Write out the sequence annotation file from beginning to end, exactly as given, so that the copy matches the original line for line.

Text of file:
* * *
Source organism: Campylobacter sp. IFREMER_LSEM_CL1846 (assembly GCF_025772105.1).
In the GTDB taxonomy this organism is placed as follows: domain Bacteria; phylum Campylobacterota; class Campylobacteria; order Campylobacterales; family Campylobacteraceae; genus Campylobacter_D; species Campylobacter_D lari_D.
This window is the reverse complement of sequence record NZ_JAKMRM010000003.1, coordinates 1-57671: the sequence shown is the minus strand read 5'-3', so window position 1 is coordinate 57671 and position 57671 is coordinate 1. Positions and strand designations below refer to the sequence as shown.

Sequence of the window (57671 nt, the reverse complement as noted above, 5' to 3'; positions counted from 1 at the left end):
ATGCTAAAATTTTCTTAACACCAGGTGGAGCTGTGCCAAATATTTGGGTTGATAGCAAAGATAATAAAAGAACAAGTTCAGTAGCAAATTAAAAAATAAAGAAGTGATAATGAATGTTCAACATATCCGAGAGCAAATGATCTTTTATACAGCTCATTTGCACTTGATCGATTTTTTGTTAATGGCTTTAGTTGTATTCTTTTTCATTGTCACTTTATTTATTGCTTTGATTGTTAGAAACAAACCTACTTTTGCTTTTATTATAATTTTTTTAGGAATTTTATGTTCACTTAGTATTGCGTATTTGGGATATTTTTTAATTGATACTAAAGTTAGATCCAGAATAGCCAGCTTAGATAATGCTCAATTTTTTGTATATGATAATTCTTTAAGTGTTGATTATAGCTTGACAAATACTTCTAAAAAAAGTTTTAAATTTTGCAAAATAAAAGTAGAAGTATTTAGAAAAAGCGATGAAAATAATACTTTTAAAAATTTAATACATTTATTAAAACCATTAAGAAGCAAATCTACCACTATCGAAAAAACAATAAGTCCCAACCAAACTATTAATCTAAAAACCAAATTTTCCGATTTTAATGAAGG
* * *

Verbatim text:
Source organism: Campylobacter sp. IFREMER_LSEM_CL1846 (assembly GCF_025772105.1).
In the GTDB taxonomy this organism is placed as follows: domain Bacteria; phylum Campylobacterota; class Campylobacteria; order Campylobacterales; family Campylobacteraceae; genus Campylobacter_D; species Campylobacter_D lari_D.
This window is the reverse complement of sequence record NZ_JAKMRM010000003.1, coordinates 1-57671: the sequence shown is the minus strand read 5'-3', so window position 1 is coordinate 57671 and position 57671 is coordinate 1. Positions and strand designations below refer to the sequence as shown.

Sequence of the window (57671 nt, the reverse complement as noted above, 5' to 3'; positions counted from 1 at the left end):
ATGCTAAAATTTTCTTAACACCAGGTGGAGCTGTGCCAAATATTTGGGTTGATAGCAAAGATAATAAAAGAACAAGTTCAGTAGCAAATTAAAAAATAAAGAAGTGATAATGAATGTTCAACATATCCGAGAGCAAATGATCTTTTATACAGCTCATTTGCACTTGATCGATTTTTTGTTAATGGCTTTAGTTGTATTCTTTTTCATTGTCACTTTATTTATTGCTTTGATTGTTAGAAACAAACCTACTTTTGCTTTTATTATAATTTTTTTAGGAATTTTATGTTCACTTAGTATTGCGTATTTGGGATATTTTTTAATTGATACTAAAGTTAGATCCAGAATAGCCAGCTTAGATAATGCTCAATTTTTTGTATATGATAATTCTTTAAGTGTTGATTATAGCTTGACAAATACTTCTAAAAAAAGTTTTAAATTTTGCAAAATAAAAGTAGAAGTATTTAGAAAAAGCGATGAAAATAATACTTTTAAAAATTTAATACATTTATTAAAACCATTAAGAAGCAAATCTACCACTATCGAAAAAACAATAAGTCCCAACCAAACTATTAATCTAAAAACCAAATTTTCCGATTTTAATGAAGG